On February 17, 2017, San Francisco’s Mayor Lee approved the city’s progressive Transportation Demand Management (TDM) Program. The TDM is designed to promote sustainability by requiring building developers to provide on-site amenities and incentives that encourage the use of public transportation and other alternatives to driving. It is critical for developers to understand the TDM Program’s requirements.
Part of Transportation Sustainability Program
The TDM Program is part of San Francisco’s Transportation Sustainability Program that proactively responds to the city’s growth in housing and jobs. According to the ordinance implementing the TDM Program, “San Francisco is expected to grow by approximately 191,000 jobs and 102, 000 households from 2010 to 2040.”
The Transportation Sustainability Program seeks to increase and improve San Francisco’s transportation system. It is comprised of three policy initiatives:
- Invest - increase transportation funding to support the transportation system’s growth by assessing a development impact fee for new projects;
- Align - update the project environmental review process by including as a factor the amount and distance of driving caused by a project, known as the Vehicle Miles Traveled (VMT); and
- Shift - encourage people to use more sustainable modes of transportation.
The TDM Program is the final phase, the Shift portion, of the Transportation Sustainability Program. It requires new project developers to “incorporate design features, incentives, and tools” to make it easier to use sustainable transportation options instead of driving. In addition to offering environmentally friendly transportation, the program is intended to reduce traffic congestion and provide protections for pedestrians and cyclists.
Development of the TDM Program
The San Francisco Planning Department (Planning Department), San Francisco Municipal Transportation Agency, and San Francisco County Transportation Authority jointly developed the TDM Program. The program was adopted as an ordinance amending the San Francisco Planning Code, including the addition of Section 169 to the code. Several hearings, as well as other stakeholder outreach, were conducted and resulted in amendments to the original proposal prior to the TDM Program’s adoption.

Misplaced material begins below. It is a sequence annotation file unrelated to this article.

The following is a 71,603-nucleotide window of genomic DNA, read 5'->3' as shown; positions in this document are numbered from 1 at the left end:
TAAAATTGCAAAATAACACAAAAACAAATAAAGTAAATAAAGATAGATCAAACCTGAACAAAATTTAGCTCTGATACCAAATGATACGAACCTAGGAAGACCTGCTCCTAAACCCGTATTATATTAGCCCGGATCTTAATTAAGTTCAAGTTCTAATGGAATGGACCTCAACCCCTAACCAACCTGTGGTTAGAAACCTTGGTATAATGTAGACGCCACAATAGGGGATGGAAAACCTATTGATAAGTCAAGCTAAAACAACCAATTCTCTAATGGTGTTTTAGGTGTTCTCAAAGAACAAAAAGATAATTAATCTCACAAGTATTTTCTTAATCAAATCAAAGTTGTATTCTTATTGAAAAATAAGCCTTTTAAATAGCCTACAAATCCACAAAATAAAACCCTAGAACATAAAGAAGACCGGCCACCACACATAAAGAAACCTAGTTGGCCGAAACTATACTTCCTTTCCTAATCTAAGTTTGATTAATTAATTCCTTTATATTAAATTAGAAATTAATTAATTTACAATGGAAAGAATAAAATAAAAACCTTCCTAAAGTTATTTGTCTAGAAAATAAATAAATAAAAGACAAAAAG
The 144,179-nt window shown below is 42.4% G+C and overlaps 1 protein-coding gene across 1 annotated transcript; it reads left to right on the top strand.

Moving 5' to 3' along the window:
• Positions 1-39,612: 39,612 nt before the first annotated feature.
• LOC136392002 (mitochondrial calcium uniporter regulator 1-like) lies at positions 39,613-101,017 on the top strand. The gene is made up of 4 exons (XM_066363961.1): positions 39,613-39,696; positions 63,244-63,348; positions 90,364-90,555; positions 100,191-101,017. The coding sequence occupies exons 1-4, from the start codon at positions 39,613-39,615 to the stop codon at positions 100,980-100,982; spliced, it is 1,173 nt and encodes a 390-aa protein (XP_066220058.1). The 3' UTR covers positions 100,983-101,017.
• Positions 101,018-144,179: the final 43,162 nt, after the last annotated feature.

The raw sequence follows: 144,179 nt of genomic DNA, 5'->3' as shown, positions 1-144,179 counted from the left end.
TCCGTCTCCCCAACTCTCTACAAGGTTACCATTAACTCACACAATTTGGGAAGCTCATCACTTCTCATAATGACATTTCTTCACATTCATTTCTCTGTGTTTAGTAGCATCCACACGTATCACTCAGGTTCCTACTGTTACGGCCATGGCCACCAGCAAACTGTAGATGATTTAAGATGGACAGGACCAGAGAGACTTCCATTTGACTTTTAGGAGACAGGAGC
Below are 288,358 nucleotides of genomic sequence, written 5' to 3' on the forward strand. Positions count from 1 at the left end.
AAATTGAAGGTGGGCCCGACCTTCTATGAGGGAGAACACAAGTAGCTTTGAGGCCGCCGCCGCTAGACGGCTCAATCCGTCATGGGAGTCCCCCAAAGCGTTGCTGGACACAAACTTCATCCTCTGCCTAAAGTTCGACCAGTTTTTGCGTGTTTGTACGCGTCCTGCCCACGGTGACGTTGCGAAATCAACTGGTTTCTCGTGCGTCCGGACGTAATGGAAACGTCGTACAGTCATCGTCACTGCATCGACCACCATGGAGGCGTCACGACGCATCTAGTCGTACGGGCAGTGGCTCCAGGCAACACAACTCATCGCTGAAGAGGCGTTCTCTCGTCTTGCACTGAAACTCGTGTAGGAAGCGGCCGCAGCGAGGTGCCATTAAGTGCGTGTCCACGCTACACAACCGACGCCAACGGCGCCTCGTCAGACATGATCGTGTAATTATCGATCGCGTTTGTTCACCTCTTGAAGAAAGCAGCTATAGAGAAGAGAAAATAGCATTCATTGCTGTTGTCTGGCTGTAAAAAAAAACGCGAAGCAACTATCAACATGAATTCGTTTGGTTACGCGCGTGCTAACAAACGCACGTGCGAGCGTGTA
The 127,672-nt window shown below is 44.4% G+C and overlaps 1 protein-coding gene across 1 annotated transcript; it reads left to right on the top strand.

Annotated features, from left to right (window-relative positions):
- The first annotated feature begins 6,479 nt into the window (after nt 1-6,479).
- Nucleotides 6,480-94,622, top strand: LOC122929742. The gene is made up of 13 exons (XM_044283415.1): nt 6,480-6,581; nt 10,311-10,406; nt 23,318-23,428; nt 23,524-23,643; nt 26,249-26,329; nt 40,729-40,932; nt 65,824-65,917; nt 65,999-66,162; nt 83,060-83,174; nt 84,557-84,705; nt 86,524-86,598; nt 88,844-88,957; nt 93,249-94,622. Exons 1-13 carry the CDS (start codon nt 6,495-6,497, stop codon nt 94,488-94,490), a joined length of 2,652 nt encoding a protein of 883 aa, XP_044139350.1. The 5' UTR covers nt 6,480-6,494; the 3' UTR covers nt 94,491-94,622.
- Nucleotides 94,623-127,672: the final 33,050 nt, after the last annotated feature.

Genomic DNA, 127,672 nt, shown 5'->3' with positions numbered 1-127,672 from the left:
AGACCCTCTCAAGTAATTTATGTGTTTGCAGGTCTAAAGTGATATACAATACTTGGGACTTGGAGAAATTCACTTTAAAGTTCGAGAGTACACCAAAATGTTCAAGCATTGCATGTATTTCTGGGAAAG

TDM Program Requirements
The TDM Program’s requirements apply to new residential developments containing ten or more units, commercial developments that are 10,000 occupied square feet or greater, and changes of use of 25,000 occupied square feet or greater. Residential development projects comprised of one hundred percent affordable housing are exempt from the TDM Program’s requirements.
Developers subject to the TDM Program must submit a TDM Plan Review Application to the Planning Department together with the Development Project Application. As outlined in the most recent version of the TDM Standards, new developments must attain a point target based on the project’s land use category and planned parking spaces.
Developers achieve the required target by incorporating different TDM measures into their project. They can choose from more than 60 different TDM measures which are assigned point values derived from the VMT a particular measure is projected to eliminate. A project can use up to 26 different TDM measures, and a portion of the TDM measures are only available to a particular land use category. A project ‘s TDM Plan is comprised of the measures selected for the project. Some of the measures included in the program:
- Improved walking conditions
- Bicycle parking
- Car-share parking
- Provide delivery services
- Contributions for sustainable transportation
- Shuttle bus service
- Real time transportation information displays
- Unbundled parking from rent or leases
The Planning Department provides an online tool to calculate a project’s point target and measures to reach the target. Currently, there is a $6,000 fee for the TDM Plan Review and additional fees for subsequent reviews.
All projects will be inspected for compliance with the TDM Plan upon the project’s completion and prior to receiving the First Certificate of Occupancy. There will be periodic inspections of buildings after completion with potential monetary penalties for those that remain out of compliance after input from the city.
Developers will also be required to periodically submit compliance reports. The first Ongoing Monitoring and Reporting Form is due within 30 days from the 18th month of the First Certificate of Occupancy’s issuance. After the building permit is issued, the TDM Plan must be modified using the TDM Plan Update Application if the project is changed to no longer meet the TDM Program Standards or the TDM measures used in the original plan are altered.
The Planning Department will prepare periodic reports analyzing the TDM Program’s effectiveness and will recommend any necessary changes. Thus, some of the TDM measures may change over time.
Important Dates for Compliance
Compliance with the TDM program is being phased in. Projects with development applications submitted after September 5, 2016, and prior to January 1, 2018, need to meet 75% of the applicable target. After January 1, 2018, projects must fully comply.